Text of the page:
The oxidative state of HMGB1 determines its mechanism of action. The fully-reduced HMGB1 has a chemotactic function and causes migration of immune cells to the danger zone. The disulfide HMGB1, on the other hand, acts as a pro-inflammatory cytokine inducing production of further cytokines by binding to i.e. TLR4, such as TNFα, IL6, IL-10. The exact function of the terminally-oxidized HMGB1 has, however, not yet been adequately studied, but is generally associated with inflammatory process termination.
 

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HMGB1 and Disease

In 1999, Haichao Wang and colleagues were the first in the world to describe the occurrence of HMGB1 outside the cell and its function in sepsis. They have demonstrated that HMGB1 is released very late by the immune cells (here macrophages) to induce the innate immune response, namely approximately 20 hours after LPS activation. This has been confirmed in many subsequent studies. At the same time, Wang and colleagues showed that further administration of HMGB1 was lethal for the sepsis-model mice, while neutralization of HMGB1 (ST326052233) ensured survival, and that HMGB1 is actually found in the circulation of sepsis patients (ST51011).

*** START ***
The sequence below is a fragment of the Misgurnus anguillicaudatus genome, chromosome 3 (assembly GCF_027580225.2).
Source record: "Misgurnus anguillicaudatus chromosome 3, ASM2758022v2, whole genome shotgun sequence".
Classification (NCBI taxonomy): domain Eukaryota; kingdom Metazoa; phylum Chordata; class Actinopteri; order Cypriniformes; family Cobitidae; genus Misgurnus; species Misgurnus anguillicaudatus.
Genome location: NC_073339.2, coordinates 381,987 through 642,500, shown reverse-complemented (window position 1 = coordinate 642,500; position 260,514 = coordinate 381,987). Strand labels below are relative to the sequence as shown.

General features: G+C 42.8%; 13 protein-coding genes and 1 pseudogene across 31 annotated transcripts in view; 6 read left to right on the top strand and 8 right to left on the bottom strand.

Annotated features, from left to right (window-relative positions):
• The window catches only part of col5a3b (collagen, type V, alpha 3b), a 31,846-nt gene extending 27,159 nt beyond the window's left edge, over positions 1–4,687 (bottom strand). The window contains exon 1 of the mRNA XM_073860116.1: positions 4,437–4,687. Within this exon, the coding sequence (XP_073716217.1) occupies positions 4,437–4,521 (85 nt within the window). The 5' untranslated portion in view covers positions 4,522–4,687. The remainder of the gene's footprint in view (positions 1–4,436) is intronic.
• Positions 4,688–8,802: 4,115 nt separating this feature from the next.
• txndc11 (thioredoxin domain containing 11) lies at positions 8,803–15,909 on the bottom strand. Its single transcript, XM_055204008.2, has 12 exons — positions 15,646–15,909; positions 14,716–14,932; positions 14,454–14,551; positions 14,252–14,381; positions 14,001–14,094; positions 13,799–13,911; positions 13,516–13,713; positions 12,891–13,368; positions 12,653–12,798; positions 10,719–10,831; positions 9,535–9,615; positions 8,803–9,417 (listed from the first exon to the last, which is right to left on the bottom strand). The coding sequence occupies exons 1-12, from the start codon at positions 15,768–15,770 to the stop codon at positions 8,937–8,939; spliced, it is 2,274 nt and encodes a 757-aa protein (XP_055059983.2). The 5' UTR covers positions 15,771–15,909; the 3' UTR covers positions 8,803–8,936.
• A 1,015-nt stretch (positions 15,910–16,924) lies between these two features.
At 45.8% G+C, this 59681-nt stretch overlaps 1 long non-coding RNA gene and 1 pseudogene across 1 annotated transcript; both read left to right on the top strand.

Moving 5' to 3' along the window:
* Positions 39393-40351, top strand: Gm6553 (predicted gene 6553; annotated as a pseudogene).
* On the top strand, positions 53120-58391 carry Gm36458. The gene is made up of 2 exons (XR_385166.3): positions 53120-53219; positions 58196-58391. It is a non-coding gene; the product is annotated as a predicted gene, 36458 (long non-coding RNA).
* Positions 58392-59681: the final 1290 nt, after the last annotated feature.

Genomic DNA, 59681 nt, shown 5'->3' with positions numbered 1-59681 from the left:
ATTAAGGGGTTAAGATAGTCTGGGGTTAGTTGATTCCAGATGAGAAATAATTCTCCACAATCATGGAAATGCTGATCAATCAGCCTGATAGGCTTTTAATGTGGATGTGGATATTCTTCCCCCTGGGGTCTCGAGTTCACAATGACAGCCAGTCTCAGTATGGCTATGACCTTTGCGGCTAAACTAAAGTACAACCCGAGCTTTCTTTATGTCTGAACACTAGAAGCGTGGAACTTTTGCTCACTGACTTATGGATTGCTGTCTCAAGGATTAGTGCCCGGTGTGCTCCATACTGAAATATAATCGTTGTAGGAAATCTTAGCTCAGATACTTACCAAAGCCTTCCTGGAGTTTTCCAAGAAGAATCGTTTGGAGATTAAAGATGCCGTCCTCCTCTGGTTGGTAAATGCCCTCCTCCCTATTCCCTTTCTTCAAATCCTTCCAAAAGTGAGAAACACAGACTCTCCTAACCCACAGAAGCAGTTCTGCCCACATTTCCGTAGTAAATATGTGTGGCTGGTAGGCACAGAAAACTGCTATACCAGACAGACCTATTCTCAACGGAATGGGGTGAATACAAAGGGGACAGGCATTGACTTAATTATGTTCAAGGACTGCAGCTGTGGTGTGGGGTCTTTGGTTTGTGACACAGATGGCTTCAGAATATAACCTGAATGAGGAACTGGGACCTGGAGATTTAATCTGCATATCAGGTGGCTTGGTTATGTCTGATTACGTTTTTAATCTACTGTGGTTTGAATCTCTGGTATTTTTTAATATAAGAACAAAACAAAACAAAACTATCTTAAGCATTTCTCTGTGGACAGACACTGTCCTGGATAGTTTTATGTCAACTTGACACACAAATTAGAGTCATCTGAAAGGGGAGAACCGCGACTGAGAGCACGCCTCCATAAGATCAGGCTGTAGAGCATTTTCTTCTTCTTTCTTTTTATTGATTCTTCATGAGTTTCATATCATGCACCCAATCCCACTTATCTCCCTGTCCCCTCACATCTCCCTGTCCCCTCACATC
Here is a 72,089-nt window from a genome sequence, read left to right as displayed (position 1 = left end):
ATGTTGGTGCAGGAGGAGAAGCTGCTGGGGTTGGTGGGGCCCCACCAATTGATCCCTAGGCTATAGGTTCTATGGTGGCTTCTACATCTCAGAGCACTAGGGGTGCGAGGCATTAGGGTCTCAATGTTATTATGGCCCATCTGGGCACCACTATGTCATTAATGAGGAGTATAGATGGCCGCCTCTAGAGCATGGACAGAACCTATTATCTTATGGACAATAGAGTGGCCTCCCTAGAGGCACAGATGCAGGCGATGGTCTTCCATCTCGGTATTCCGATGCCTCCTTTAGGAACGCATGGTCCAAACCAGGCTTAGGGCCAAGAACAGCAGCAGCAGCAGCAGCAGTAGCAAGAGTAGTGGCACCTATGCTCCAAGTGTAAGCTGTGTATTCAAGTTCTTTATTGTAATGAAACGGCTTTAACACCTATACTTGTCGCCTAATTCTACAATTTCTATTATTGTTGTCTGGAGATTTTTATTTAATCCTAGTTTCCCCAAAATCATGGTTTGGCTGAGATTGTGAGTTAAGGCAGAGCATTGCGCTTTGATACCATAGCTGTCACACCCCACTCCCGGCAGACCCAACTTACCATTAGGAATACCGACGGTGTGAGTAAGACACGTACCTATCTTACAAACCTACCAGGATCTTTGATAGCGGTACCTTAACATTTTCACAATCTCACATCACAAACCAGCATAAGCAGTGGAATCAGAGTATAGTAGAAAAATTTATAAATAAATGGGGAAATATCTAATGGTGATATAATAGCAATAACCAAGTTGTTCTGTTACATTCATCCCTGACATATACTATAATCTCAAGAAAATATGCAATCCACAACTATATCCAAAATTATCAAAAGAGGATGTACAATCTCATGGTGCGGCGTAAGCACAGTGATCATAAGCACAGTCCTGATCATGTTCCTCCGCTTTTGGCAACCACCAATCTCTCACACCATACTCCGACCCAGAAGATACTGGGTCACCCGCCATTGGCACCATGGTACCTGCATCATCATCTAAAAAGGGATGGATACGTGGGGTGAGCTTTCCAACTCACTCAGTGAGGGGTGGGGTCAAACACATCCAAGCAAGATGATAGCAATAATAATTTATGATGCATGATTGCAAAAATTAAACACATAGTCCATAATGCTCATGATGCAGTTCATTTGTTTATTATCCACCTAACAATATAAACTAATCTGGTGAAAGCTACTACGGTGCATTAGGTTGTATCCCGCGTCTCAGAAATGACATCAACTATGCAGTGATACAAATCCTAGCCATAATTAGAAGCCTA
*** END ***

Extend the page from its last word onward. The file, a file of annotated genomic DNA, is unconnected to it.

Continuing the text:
In reperfusion injury of various organs, it has been shown that HMGB1 is one of the main triggering agents responsible for this injury. Reperfusion injury is defined as the process of re-establishing blood supply following tissue ischemia, which brings about a sterile inflammatory process.
 

In the mouse model of reperfusion injury, HMGB1 levels (ST51011) are elevated as early as one hour after reperfusion and persist at this level for up to 24 hours. Analogously to the situation in sepsis, neutralization of HMGB1 (ST326052233) leads to a significant reduction of reperfusion injury, while the administration of recombinant HMGB1 (REHM120-122) greatly increases said damage.